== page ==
180*180 3. The evidence also supports the court's finding that the cause of the deprivation is likely to continue. OCGA § 15-11-94(b)(4)(A)(iii). Although the mother argues that the deprivation will not continue because she has recently made some progress on her reunification goals, her hearing testimony conflicted with the testimony of the DFACS caseworkers who have worked with the mother and the children since 2004, as recounted above. Moreover, in deciding whether the children's deprivation is likely to continue,

the juvenile court may consider evidence of present parental misconduct or inability, as well as evidence of past inability. Such an inference is appropriate, since the juvenile court is not required to reunite the children with the mother in order to obtain current evidence of deprivation or neglect. Here, although some improvement in the mother's situation had occurred ..., judging the credibility of her good intentions was a task for the juvenile court. The decision as to a child's future must rest on more than positive promises which are contrary to negative past fact. Further, this Court has held that the trial court must determine whether a parent's conduct warrants hope of rehabilitation, not an appellate court. Because a parent's conduct over the years is a better predictor of future conduct than a few months of partial stability, the juvenile court was authorized to infer from the evidence of past conduct that the improvements in the mother's situation were not sufficient to justify maintaining the child[ren] in limbo in hopes that the mother could, at some point in the indefinite future, provide an adequate home for [them].

(Citations and punctuation omitted.) In the Interest of C.J., 279 Ga.App. at 217(1), 630 S.E.2d 836. See also In the Interest of T.L., 279 Ga.App. at 10, 630 S.E.2d 154 (the juvenile court is responsible for resolving conflicts in the evidence, weighing the evidence, and judging the credibility of the witnesses).

4. There was also clear and convincing evidence to support the court's findings that continued deprivation is likely to cause serious physical, mental, emotional, or moral harm to the children. OCGA § 15-11-94(b)(4)(A)(iv). The same evidence that supports a finding that deprivation is likely to continue may also support finding that the children will likely suffer serious harm from that continued deprivation. In the Interest of C.J., 279 Ga.App. at 217(1), 630 S.E.2d 836. Further, "[a] parent's failure to take the steps necessary to reunite with the child, and the child's need for a stable home are factors which the court should consider in finding that the child would suffer serious harm from continued deprivation." (Citation and punctuation omitted.) Id. In addition, the court is "authorized to consider the adverse effects of prolonged foster care in determining that continued deprivation is likely to cause serious physical, mental, emotional, or moral harm to [the children]." (Footnote omitted.) In the Interest of A.K., 272 Ga.App. 429, 438(1)(d), 612 S.E.2d 581 (2005).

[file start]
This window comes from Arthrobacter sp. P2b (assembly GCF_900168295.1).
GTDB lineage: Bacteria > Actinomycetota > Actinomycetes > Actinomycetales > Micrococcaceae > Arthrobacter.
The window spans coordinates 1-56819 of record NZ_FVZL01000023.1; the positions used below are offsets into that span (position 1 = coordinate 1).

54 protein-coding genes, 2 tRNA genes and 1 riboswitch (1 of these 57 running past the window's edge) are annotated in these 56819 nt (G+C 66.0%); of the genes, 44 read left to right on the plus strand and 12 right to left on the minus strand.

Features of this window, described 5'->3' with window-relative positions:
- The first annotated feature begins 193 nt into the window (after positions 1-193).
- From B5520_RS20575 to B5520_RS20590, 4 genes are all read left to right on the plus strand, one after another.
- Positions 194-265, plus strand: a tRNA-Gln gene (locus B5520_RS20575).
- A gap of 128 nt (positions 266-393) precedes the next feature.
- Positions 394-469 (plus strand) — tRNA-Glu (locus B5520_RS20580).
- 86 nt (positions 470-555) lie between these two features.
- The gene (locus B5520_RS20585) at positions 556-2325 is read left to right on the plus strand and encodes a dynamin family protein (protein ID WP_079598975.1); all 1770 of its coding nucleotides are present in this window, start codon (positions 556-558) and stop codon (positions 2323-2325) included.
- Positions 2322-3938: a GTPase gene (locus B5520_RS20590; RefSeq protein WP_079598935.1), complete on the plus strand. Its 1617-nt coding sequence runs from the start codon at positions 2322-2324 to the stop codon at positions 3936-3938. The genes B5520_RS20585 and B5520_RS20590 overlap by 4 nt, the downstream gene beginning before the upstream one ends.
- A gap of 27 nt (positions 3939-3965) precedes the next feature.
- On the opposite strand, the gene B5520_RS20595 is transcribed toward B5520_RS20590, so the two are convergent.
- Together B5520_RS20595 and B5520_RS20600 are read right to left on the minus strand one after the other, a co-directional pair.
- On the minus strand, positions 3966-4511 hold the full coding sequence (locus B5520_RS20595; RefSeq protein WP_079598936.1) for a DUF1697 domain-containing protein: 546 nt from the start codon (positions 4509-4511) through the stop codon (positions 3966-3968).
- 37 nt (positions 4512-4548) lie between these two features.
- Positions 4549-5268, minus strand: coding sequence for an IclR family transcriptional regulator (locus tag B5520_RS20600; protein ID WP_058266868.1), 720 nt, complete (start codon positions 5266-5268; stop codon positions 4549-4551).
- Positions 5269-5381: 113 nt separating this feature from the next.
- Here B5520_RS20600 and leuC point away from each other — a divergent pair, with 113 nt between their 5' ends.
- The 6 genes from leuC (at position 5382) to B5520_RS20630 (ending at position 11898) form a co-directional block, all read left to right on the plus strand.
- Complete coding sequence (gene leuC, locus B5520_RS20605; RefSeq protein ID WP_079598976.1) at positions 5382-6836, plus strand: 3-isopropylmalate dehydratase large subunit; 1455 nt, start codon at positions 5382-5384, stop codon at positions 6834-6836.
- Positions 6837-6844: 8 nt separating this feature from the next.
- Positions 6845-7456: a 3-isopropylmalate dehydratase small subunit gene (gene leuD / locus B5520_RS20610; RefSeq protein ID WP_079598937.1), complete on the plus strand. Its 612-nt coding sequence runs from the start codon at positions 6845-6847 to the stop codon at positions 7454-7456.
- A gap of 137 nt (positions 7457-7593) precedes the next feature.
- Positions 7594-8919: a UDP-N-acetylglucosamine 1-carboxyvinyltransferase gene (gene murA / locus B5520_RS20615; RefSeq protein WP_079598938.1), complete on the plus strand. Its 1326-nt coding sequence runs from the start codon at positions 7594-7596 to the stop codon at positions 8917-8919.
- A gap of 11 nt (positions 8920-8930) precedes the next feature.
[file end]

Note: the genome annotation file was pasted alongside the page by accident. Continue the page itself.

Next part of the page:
In this case, there was clear and convincing evidence that the children were at an age where they need to have a permanent, stable home and that they could suffer harm if allowed to linger indefinitely in foster care. The evidence also supported a finding that, despite some recent interest in improving her situation, the mother has failed to take the steps necessary to reunite with her children. Therefore, the court was authorized to find that continued deprivation would likely cause serious harm to the children. In the Interest of C.J., 279 Ga.App. at 217(1), 630 S.E.2d 836.

5. Finally, there is clear and convincing evidence to support the court's conclusion that, after considering the physical, mental, emotional and moral condition and needs of the children, including their need for a secure and stable home, termination of the mother's parental rights is in the best interests of the children. OCGA § 15-11-94(a). See In the Interest of C.J., 279 Ga. App. at 218(1), 630 S.E.2d 836 (the same factors which demonstrated the existence of parental misconduct or inability also supported a finding that termination of the appellant's parental rights was in the child's best interest). In this case, the children are bonded with their foster parents, they consider their foster mother to be their mother, 181*181 their foster parents wish to adopt them, and they are doing very well in the foster home. Thus, we conclude that the juvenile court did not err in finding that termination of the mother's parental rights was in the children's best interests.

Judgment affirmed.

BLACKBURN, P.J., and MILLER, J., concur.

[1] The court terminated the parental rights of the children's putative father in December 2005.

[2] The custody of J.G. is not at issue in this case.

[3] The foster parents want to adopt both children if the mother's rights are terminated.